TAMPA — The sophisticated football fan will see this for what it was.
The first steps of a season-long journey that will cross months, time zones, and an ocean. It was one loss, nothing more. You pick up the pieces and plan for better days.
The long-suffering Buccaneers fan will see this 31-17 season-opening loss to San Francisco in a slightly different way.
As an omen.
A validation of every fantasy-killing, Sunday-wrecking, soul-diminishing anxiety this franchise has nurtured for too many years.
Good gosh, this is what we’ve been waiting for since January? This is what the new regime has wrought? This is the advice Quarterback Whisperer Bruce Arians has been giving Jameis Winston?
Because the Bucs didn’t just lose a football game, they gave it away. They gift-wrapped it in the first half, and when that wasn’t enough, Winston air-mailed it in the second half.
Three interceptions, two touchdowns negated by penalties, three fumbles, a blocked punt and no encore from Tim McGraw’s opening concert.
Is it fair to say the Bucs beat themselves?”
“You saw the game, right,’’ guard Alex Cappa said. “I think you can answer that yourself.’’
He’s right. The problem is context. We are drowning in it.
For a dozen years, this franchise has majored in heartache. With minors in heartburn and headaches. And every three years or so, the owners take a sledgehammer to the old business model.
A new regime comes in, and the community gets excited about different philosophies, different faces and a different energy. That’s what Arians was supposed to do.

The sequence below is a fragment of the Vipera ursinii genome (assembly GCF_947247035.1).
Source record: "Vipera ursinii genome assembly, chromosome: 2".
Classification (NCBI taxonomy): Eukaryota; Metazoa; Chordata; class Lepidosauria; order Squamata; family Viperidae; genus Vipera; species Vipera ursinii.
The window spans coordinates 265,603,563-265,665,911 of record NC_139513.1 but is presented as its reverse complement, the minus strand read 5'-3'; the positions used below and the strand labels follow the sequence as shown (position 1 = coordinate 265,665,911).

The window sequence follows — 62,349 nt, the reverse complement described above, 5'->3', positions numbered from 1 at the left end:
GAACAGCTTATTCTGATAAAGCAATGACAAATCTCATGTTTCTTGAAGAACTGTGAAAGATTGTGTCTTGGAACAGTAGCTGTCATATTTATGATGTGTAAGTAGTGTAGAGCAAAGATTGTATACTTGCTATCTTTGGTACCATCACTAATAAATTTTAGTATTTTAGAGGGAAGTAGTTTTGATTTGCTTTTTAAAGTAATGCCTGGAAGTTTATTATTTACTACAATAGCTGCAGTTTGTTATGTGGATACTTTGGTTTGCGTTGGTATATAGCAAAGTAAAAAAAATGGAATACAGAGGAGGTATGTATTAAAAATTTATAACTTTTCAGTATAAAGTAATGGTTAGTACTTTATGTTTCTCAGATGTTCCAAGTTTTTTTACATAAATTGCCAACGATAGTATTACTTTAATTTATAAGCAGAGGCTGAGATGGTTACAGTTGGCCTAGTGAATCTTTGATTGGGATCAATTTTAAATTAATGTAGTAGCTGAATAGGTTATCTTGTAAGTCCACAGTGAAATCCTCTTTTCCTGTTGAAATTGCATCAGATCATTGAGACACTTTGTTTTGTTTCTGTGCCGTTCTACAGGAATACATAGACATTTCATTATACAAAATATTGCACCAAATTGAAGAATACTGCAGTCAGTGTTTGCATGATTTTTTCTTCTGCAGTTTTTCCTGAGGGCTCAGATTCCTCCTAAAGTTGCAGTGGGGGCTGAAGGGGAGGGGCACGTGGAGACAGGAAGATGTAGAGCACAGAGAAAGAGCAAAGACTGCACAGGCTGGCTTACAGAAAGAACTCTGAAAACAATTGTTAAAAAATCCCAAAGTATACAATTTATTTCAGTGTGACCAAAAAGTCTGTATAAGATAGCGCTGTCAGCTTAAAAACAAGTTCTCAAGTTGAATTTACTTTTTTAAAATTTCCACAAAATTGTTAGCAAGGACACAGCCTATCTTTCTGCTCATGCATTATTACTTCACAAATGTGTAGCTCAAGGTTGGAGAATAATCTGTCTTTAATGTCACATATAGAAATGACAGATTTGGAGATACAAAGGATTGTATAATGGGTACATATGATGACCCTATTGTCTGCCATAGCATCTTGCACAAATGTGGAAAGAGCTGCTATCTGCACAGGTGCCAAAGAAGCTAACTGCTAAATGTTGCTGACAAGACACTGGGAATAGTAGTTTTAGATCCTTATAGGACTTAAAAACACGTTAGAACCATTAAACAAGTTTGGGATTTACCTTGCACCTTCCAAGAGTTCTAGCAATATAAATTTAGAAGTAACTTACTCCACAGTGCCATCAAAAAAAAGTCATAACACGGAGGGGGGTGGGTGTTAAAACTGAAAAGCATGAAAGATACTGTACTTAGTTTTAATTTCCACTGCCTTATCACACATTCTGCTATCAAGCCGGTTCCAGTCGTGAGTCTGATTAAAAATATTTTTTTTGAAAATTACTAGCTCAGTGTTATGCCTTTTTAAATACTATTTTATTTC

He is the quarterback guru who was going to take Winston to a new maturity, and he was going to obliterate the losing attitude with as many compound expletives as necessary.
And then Sunday happened against the 49ers.
“We’ve got to stop beating ourselves,’’ said tackle Demar Dotson. “If we do a better job of not beating ourselves, we might start beating other people.’’
All of this might explain why ownership felt it necessary to begin the season with a concert by McGraw two hours before the game. It was a peace offering. A way to invite fans back to Raymond James Stadium. And even that had mixed results.
The announced attendance on Sunday was 55,976, which was only slightly higher than last year’s average attendance. And last year’s average attendance was Tampa Bay’s worse since the recession-ravaged season of 2010.
In other words, fans might be growing tired of promises.
And they had a right to expect more on Sunday. Let’s not forget the 49ers have been the West Coast version of the Bucs in recent years. They’ve changed coaches, changed quarterbacks and had four consecutive seasons with 10 losses or more.
For crying out loud, they had not won a game in the Eastern Time Zone in five years.
“We can’t beat ourselves,’’ said linebacker Devin White. “We’ve got to be disciplined.’’
Are you sensing a common thread here?
Oh, maybe we’re being too harsh. That’s one of the problems with a season opener. You’ve waited so long, and put so much hope into its arrival, you tend to overstate its significance. So try not to extrapolate too much from this mess.
Winston will be sharper over 16 games.
The offense will have better days.
And, despite his opening game average, Dotson will not wipe out 32 touchdowns with penalties.
It’s just that every step forward seems to lead to two interceptions returned backward.
It’s true, the Bucs have time to fix this mess. And they have the talent to get it done.
Whether Tampa Bay fans have the faith to wait it out is another story.
John Romano can be reached at firstname.lastname@example.org. Follow @romano_tbtimes.